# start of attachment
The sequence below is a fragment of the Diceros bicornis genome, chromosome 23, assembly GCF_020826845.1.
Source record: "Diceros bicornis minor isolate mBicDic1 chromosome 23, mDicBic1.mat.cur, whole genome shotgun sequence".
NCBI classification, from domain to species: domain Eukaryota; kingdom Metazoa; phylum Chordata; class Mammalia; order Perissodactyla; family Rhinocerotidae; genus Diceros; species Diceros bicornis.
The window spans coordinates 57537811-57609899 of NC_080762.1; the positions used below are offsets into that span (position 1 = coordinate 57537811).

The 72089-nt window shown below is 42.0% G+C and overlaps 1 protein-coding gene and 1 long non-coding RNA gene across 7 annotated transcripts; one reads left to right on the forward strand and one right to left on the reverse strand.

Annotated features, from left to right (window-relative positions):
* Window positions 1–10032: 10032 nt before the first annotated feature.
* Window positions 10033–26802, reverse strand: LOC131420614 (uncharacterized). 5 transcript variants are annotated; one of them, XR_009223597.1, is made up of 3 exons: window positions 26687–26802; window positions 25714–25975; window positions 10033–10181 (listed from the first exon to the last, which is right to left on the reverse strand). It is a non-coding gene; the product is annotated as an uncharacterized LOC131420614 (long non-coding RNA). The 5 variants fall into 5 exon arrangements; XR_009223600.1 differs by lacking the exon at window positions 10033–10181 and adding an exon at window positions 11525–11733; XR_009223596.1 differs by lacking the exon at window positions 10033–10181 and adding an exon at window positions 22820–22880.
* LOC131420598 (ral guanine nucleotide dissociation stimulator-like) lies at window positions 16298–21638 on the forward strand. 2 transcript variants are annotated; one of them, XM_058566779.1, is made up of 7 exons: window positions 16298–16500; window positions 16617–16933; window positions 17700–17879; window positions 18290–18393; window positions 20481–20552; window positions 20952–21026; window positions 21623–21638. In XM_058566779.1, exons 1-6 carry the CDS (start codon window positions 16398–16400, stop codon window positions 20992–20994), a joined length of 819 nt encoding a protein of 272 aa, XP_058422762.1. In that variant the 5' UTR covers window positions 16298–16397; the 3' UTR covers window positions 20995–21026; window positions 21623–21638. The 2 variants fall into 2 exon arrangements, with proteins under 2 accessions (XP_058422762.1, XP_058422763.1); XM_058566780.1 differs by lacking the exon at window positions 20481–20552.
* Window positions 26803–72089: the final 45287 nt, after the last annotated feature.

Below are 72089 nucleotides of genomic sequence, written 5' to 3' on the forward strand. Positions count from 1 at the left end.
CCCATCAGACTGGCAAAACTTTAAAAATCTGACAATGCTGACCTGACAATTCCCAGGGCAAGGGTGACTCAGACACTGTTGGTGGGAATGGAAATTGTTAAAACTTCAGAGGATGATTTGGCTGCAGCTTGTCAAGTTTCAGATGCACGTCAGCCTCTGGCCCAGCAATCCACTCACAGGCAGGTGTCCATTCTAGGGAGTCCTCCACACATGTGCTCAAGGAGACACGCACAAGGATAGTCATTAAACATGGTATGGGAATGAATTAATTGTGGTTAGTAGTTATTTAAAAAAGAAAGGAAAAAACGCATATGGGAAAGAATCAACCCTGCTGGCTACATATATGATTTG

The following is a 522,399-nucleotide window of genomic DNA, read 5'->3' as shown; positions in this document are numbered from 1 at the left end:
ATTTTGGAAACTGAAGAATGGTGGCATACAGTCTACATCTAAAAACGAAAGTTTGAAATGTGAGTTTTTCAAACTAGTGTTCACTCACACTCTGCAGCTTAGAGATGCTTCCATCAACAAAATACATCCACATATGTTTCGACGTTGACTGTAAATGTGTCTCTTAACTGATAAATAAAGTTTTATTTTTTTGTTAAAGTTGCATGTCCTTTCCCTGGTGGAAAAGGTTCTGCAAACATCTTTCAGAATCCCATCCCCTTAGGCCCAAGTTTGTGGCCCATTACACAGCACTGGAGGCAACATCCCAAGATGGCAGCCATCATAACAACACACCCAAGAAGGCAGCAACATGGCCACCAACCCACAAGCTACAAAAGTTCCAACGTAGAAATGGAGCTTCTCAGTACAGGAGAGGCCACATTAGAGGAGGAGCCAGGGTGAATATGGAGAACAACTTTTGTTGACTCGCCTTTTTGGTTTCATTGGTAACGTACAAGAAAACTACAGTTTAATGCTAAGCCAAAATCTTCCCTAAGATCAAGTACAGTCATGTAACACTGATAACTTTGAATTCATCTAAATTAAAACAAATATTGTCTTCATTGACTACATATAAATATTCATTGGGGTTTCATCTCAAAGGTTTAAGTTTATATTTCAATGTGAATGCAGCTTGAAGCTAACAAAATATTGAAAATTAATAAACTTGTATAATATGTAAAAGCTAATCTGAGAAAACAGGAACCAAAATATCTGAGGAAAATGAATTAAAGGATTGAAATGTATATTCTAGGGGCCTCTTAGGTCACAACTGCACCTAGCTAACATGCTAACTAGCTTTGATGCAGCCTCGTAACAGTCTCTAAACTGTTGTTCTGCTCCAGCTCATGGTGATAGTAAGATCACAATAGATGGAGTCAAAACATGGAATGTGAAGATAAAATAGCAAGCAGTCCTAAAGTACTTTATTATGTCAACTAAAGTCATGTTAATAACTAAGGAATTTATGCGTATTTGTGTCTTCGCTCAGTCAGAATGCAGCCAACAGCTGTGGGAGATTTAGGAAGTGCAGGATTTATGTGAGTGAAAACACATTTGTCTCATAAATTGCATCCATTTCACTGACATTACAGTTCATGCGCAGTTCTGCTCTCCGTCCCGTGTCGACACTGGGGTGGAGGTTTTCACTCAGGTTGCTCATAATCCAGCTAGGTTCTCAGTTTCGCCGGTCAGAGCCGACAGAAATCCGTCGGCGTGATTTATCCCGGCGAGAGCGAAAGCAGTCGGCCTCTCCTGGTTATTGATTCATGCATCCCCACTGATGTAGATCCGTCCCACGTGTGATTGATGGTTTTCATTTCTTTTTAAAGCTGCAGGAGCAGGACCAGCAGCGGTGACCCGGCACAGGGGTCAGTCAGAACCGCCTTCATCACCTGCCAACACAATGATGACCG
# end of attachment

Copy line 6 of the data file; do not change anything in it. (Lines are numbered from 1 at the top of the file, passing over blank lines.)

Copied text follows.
Annotated features, from left to right (window-relative positions):